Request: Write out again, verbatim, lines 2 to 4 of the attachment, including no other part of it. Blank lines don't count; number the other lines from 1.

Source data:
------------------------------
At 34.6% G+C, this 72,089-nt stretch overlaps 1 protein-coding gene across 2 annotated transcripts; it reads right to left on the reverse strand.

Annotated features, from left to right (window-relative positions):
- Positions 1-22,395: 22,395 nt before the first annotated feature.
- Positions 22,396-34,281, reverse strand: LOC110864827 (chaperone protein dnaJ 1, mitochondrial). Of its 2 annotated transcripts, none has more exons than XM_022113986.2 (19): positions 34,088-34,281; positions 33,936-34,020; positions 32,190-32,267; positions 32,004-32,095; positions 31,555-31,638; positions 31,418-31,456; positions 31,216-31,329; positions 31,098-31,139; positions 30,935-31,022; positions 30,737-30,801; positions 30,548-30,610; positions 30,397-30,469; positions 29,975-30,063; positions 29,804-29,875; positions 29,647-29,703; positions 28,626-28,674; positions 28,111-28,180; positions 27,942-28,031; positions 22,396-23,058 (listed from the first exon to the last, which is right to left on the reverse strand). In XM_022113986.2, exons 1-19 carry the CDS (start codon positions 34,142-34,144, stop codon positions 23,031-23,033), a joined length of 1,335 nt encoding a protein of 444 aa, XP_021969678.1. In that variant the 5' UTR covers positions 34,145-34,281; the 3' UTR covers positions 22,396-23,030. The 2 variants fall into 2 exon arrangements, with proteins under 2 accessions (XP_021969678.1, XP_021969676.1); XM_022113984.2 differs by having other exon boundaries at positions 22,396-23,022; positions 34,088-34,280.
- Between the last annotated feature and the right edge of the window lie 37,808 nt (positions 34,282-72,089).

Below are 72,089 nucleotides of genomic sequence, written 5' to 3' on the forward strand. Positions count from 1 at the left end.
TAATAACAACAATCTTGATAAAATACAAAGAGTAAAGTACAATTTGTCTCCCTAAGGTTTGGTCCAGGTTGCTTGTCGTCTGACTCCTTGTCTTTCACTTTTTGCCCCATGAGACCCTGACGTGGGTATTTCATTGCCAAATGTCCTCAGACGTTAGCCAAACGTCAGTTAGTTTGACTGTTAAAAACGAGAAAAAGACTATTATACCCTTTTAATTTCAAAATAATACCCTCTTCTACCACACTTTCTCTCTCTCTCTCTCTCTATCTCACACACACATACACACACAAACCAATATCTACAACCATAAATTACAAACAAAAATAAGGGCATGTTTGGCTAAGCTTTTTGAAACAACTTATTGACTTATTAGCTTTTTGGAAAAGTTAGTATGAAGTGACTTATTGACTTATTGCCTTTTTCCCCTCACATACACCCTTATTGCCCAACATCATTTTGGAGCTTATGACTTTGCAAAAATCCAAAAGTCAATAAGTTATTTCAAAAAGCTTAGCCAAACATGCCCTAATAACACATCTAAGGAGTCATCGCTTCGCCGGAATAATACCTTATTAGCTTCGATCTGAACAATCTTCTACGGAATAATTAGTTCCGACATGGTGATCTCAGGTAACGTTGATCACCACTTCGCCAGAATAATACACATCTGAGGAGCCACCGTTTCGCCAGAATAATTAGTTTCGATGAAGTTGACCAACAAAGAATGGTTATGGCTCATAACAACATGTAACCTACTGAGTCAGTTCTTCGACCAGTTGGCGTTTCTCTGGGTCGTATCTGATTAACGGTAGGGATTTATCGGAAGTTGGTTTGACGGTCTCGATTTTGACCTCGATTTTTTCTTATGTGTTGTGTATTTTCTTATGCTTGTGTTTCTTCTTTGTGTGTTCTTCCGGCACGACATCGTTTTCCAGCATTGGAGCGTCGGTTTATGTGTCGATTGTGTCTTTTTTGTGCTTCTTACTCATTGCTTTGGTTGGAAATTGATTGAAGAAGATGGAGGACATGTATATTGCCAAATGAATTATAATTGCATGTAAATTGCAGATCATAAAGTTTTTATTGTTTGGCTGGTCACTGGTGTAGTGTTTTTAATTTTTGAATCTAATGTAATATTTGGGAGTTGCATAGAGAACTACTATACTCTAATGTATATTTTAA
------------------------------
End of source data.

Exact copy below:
Annotated features, from left to right (window-relative positions):
- Positions 1-22,395: 22,395 nt before the first annotated feature.
- Positions 22,396-34,281, reverse strand: LOC110864827 (chaperone protein dnaJ 1, mitochondrial). Of its 2 annotated transcripts, none has more exons than XM_022113986.2 (19): positions 34,088-34,281; positions 33,936-34,020; positions 32,190-32,267; positions 32,004-32,095; positions 31,555-31,638; positions 31,418-31,456; positions 31,216-31,329; positions 31,098-31,139; positions 30,935-31,022; positions 30,737-30,801; positions 30,548-30,610; positions 30,397-30,469; positions 29,975-30,063; positions 29,804-29,875; positions 29,647-29,703; positions 28,626-28,674; positions 28,111-28,180; positions 27,942-28,031; positions 22,396-23,058 (listed from the first exon to the last, which is right to left on the reverse strand). In XM_022113986.2, exons 1-19 carry the CDS (start codon positions 34,142-34,144, stop codon positions 23,031-23,033), a joined length of 1,335 nt encoding a protein of 444 aa, XP_021969678.1. In that variant the 5' UTR covers positions 34,145-34,281; the 3' UTR covers positions 22,396-23,030. The 2 variants fall into 2 exon arrangements, with proteins under 2 accessions (XP_021969678.1, XP_021969676.1); XM_022113984.2 differs by having other exon boundaries at positions 22,396-23,022; positions 34,088-34,280.